Date of Award


Document Type

Restricted Thesis

Terms of Use

© 2015 So Yeon Shin. All rights reserved. Access to this work is restricted to users within the Swarthmore College network and may only be used for non-commercial, educational, and research purposes. Sharing with users outside of the Swarthmore College network is expressly prohibited. For all other uses, including reproduction and distribution, please contact the copyright holder.

Degree Name

Bachelor of Arts


Educational Studies Department, Psychology Department

First Advisor

Stella Christie

Second Advisor

K. Ann Renninger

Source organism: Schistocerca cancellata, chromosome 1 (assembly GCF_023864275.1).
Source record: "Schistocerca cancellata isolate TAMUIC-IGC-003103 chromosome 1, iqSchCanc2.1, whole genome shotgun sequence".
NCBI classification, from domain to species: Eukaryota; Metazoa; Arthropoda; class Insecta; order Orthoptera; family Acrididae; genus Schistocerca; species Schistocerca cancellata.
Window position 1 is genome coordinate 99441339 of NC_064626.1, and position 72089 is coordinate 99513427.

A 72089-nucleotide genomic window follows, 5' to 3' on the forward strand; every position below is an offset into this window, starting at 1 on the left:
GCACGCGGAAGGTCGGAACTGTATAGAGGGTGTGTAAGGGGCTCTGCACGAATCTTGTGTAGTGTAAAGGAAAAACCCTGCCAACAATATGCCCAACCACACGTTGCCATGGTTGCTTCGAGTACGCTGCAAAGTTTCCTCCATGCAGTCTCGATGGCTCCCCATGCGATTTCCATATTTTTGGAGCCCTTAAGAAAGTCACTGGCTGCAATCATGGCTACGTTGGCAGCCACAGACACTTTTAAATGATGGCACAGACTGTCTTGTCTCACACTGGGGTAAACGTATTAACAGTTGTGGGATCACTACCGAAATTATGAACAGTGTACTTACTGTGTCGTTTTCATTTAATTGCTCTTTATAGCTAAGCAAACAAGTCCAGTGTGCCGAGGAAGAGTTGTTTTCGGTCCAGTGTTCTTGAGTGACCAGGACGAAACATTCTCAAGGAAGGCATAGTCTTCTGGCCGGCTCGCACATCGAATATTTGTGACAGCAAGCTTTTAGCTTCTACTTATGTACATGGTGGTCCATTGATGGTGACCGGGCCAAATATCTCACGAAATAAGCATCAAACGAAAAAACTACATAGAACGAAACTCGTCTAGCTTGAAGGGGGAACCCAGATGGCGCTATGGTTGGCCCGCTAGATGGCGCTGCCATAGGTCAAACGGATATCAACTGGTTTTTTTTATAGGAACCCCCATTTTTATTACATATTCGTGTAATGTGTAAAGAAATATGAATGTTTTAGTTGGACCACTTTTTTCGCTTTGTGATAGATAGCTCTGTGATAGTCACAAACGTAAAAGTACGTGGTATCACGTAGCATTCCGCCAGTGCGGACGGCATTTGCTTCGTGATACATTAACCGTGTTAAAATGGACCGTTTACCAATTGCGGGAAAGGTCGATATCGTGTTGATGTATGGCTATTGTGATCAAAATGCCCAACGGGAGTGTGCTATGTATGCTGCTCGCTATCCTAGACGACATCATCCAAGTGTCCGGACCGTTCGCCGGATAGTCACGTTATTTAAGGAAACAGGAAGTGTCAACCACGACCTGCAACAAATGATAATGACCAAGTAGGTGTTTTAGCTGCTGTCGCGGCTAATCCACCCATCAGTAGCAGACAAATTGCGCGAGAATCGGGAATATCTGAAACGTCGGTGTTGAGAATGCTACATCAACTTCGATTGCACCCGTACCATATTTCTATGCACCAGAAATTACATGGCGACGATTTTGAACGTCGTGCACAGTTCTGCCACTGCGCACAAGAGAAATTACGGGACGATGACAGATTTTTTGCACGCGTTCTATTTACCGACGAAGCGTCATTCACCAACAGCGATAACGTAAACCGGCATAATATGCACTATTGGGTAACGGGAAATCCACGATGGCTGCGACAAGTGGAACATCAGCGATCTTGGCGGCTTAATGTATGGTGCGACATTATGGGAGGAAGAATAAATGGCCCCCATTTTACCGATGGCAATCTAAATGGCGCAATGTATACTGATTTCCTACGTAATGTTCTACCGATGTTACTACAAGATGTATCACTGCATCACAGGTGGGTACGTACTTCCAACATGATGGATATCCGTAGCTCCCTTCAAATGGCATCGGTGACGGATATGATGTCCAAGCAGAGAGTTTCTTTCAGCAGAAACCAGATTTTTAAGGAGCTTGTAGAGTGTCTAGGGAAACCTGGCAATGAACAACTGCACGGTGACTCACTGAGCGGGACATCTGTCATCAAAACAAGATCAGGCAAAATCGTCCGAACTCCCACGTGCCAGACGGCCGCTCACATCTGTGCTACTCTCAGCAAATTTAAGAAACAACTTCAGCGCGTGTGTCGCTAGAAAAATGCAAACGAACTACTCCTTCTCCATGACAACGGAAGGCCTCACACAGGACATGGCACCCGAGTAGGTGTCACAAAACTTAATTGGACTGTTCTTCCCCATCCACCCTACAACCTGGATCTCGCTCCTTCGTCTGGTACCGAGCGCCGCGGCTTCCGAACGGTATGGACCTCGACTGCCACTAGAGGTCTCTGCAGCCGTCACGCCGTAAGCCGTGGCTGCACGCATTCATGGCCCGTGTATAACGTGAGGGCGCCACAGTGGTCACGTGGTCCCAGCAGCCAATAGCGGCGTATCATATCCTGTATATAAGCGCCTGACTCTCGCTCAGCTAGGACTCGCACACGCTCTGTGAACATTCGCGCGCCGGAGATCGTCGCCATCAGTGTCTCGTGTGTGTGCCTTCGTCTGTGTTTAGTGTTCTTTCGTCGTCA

Research suggests that bilinguals have better Executive Functions (EFs) than monolinguals; in particular, bilinguals are better at inhibiting responses to irrelevant stimuli (Bialystok & Martin, 2004). This study asks whether this bilingual advantage is generalizable to another fundamental cognitive process: analogical reasoning. Bilingual and monolingual children's analogical reasoning was tested using the Relational Match-to-sample (RMTS) task, a classic analogy task that asks children to match relations between the sample and the target choices. Bilingual and monolingual children of 3- and 4-years-old performed comparably when they had to match the choices based on the relations. Critically, however, when the relational matches were pitted against the object matches, bilingual children outperformed their monolingual peers in selecting the relational matches (e.g., analogy). The same bilingual children, on the other hand, did not perform better than the monolinguals in the Simon task, a standard inhibitory control task. Overall, these results suggest that there may be factors other than inhibitory control that contribute to the bilingual advantage in analogical reasoning. This is one of the first studies that show bilingual-monolingual cognitive differences in analogical reasoning.